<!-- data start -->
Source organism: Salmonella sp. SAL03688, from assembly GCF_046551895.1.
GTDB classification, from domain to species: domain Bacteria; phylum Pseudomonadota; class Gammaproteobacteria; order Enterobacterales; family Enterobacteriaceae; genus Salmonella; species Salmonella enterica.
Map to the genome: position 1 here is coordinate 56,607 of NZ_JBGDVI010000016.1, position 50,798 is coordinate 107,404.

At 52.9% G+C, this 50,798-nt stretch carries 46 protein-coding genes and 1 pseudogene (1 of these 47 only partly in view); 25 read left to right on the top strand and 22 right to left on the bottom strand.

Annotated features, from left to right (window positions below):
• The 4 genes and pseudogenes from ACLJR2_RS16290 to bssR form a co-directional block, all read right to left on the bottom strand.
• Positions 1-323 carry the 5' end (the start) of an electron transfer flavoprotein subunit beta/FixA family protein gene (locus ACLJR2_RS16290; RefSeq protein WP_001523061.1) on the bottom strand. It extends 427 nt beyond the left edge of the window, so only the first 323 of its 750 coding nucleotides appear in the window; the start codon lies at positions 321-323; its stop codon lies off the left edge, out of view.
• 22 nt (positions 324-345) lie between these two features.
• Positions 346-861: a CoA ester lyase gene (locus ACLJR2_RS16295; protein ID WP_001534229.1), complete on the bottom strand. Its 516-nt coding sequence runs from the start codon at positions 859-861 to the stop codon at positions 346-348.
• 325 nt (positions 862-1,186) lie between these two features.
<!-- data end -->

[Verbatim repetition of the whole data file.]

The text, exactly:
Source organism: Salmonella sp. SAL03688, from assembly GCF_046551895.1.
GTDB classification, from domain to species: domain Bacteria; phylum Pseudomonadota; class Gammaproteobacteria; order Enterobacterales; family Enterobacteriaceae; genus Salmonella; species Salmonella enterica.
Map to the genome: position 1 here is coordinate 56,607 of NZ_JBGDVI010000016.1, position 50,798 is coordinate 107,404.

At 52.9% G+C, this 50,798-nt stretch carries 46 protein-coding genes and 1 pseudogene (1 of these 47 only partly in view); 25 read left to right on the top strand and 22 right to left on the bottom strand.

Annotated features, from left to right (window positions below):
• The 4 genes and pseudogenes from ACLJR2_RS16290 to bssR form a co-directional block, all read right to left on the bottom strand.
• Positions 1-323 carry the 5' end (the start) of an electron transfer flavoprotein subunit beta/FixA family protein gene (locus ACLJR2_RS16290; RefSeq protein WP_001523061.1) on the bottom strand. It extends 427 nt beyond the left edge of the window, so only the first 323 of its 750 coding nucleotides appear in the window; the start codon lies at positions 321-323; its stop codon lies off the left edge, out of view.
• 22 nt (positions 324-345) lie between these two features.
• Positions 346-861: a CoA ester lyase gene (locus ACLJR2_RS16295; protein ID WP_001534229.1), complete on the bottom strand. Its 516-nt coding sequence runs from the start codon at positions 859-861 to the stop codon at positions 346-348.
• 325 nt (positions 862-1,186) lie between these two features.